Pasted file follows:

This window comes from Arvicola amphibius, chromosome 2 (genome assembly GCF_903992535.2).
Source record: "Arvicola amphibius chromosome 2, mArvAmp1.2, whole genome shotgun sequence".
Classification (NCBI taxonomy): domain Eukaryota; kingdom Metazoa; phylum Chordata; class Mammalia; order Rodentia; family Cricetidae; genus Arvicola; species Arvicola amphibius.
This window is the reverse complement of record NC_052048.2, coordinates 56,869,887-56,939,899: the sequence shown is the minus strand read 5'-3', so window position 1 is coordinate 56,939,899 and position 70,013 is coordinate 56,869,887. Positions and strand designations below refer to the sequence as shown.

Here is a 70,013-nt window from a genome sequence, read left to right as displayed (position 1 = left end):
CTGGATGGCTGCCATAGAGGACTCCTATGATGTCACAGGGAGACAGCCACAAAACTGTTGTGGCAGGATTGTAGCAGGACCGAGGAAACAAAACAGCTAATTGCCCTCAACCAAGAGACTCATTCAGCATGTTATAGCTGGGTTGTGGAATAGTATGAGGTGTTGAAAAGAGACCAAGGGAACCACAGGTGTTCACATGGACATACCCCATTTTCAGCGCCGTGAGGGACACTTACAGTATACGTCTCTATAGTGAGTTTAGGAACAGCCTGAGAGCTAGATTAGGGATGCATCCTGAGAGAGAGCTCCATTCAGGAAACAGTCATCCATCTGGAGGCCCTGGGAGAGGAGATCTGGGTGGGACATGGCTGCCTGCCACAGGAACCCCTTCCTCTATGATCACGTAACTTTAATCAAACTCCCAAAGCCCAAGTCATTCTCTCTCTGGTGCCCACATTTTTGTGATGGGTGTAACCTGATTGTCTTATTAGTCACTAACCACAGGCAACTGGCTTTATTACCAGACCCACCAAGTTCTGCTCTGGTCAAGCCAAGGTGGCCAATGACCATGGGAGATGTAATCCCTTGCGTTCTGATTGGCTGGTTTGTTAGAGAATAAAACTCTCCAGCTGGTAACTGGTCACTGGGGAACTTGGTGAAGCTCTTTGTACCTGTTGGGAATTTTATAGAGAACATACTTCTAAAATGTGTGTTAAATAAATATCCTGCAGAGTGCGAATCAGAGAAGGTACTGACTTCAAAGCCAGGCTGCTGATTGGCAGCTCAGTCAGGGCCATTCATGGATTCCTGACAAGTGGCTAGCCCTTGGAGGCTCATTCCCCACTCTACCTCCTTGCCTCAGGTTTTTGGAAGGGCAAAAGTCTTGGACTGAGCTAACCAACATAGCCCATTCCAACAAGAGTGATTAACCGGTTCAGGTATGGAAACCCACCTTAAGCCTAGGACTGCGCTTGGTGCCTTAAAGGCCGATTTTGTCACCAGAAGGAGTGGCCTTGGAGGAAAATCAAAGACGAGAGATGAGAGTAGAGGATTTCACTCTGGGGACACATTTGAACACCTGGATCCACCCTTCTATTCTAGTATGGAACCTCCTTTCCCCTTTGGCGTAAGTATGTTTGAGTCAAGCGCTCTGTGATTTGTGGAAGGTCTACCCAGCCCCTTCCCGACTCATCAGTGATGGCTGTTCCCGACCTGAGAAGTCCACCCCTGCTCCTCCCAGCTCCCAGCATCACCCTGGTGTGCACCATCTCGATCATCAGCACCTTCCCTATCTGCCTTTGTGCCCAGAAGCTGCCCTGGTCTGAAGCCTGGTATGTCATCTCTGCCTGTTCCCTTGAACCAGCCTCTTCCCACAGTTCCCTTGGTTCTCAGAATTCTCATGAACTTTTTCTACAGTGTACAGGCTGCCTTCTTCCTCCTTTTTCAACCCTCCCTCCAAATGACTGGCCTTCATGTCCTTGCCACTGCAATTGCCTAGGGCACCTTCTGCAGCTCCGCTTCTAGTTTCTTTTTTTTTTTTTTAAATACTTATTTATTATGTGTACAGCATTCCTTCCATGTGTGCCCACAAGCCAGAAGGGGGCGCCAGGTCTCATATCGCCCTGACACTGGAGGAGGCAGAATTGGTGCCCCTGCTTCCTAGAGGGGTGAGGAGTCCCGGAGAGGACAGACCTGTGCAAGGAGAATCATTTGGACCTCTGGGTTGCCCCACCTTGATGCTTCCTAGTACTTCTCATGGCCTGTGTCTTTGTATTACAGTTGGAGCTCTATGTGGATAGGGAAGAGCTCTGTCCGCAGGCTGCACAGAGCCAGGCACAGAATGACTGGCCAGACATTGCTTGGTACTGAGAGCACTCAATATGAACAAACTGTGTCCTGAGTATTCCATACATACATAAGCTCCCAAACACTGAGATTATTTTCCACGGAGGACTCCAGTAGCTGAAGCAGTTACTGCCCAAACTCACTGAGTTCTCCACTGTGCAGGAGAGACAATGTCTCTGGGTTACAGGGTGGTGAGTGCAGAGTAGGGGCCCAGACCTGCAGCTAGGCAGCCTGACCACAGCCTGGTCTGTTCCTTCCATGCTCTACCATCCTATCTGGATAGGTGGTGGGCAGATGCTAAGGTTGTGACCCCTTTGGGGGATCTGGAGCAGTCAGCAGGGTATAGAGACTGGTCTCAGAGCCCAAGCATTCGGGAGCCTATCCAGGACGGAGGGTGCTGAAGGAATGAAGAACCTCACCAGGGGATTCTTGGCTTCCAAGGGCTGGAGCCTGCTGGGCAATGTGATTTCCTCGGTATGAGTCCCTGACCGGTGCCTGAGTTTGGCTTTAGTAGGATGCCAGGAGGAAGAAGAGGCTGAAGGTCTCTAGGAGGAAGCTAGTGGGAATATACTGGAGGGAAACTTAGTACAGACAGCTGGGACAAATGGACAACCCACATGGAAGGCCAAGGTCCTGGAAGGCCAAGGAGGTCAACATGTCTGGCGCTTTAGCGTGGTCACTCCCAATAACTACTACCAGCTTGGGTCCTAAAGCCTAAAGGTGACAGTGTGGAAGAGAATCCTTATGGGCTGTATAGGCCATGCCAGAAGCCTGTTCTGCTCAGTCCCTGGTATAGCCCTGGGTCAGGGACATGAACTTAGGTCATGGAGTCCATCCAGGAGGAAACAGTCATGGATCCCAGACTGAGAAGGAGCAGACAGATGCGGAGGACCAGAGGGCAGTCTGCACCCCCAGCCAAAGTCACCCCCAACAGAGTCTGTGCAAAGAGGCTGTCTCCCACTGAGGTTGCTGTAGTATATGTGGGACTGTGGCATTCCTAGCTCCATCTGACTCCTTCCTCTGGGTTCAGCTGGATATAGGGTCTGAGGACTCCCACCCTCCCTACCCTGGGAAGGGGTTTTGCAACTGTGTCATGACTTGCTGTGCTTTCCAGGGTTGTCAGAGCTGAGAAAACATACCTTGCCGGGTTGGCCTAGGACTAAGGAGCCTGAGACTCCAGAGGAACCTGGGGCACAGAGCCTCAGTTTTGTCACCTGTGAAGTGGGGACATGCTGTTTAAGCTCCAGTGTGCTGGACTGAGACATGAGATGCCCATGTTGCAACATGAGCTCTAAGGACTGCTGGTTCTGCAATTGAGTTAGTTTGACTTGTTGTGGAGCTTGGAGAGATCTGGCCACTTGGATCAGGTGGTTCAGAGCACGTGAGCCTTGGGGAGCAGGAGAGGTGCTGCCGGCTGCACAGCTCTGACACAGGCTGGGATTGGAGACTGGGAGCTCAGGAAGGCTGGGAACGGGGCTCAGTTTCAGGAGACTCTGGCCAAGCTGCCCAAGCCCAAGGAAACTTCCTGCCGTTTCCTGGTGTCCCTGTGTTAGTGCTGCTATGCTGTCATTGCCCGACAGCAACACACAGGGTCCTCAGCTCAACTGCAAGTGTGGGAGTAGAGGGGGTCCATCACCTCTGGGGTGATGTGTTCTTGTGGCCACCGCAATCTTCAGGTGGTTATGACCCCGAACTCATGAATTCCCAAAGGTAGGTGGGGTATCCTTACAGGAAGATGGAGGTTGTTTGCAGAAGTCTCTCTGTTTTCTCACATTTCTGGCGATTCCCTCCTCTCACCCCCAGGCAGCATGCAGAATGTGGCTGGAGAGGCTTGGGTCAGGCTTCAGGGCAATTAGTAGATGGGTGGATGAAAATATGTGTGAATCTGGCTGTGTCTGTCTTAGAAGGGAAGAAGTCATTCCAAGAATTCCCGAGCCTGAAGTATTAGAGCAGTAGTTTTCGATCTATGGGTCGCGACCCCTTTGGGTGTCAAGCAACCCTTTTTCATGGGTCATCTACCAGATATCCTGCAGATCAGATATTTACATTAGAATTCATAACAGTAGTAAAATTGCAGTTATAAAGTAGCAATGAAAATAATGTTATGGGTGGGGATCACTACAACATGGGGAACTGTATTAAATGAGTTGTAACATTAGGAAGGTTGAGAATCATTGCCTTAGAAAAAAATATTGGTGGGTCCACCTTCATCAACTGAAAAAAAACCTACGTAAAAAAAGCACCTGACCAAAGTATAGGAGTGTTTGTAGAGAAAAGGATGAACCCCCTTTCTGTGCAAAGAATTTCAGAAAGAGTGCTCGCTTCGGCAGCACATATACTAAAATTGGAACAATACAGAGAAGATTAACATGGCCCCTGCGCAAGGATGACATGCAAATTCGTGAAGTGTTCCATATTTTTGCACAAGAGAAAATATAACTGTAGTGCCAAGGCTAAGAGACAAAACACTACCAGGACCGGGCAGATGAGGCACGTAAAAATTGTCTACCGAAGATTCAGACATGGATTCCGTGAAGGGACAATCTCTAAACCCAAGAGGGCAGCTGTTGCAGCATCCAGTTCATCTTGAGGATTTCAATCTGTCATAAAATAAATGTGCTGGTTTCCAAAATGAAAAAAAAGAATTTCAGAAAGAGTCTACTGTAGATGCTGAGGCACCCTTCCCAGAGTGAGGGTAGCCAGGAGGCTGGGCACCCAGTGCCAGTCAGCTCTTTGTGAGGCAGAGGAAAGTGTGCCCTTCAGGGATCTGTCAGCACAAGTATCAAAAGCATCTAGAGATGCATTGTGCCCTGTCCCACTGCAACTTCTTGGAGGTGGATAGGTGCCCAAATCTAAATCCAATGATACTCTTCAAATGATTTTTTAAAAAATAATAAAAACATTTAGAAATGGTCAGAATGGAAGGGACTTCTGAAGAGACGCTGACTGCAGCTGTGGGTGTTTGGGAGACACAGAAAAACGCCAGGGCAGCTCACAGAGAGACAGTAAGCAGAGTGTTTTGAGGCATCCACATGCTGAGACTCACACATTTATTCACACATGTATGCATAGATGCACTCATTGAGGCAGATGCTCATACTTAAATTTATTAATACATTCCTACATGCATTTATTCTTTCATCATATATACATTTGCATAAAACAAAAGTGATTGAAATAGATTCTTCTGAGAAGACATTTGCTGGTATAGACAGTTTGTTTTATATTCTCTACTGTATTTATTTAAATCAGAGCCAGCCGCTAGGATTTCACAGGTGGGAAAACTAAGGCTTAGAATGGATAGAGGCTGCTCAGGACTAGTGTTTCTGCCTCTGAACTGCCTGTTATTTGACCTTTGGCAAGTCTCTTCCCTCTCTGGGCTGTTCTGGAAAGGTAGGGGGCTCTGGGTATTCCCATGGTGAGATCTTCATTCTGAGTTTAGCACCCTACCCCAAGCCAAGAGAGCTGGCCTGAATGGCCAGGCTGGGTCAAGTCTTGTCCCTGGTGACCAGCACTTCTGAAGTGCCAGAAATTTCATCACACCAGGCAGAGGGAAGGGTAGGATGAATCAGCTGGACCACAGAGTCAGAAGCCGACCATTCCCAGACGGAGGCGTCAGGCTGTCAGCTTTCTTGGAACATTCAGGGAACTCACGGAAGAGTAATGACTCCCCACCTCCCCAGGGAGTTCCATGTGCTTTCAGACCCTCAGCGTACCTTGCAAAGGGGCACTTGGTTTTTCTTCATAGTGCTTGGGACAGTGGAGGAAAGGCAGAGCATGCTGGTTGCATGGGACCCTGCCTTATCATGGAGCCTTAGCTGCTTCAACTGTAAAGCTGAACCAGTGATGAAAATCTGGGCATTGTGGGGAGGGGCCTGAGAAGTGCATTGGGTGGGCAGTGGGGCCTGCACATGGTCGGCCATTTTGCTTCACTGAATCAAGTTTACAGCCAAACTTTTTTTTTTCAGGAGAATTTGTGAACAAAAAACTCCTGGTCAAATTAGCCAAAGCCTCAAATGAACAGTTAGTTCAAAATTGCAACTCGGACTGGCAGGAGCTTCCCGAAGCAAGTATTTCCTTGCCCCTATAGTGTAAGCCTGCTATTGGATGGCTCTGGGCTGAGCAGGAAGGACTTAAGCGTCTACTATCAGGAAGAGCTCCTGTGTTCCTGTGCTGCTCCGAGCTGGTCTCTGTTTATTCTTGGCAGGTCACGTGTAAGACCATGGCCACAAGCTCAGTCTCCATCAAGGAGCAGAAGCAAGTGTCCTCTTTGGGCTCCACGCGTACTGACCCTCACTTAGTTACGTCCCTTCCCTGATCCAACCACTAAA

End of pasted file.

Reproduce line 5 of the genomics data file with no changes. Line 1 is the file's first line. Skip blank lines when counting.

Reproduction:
Here is a 70,013-nt window from a genome sequence, read left to right as displayed (position 1 = left end):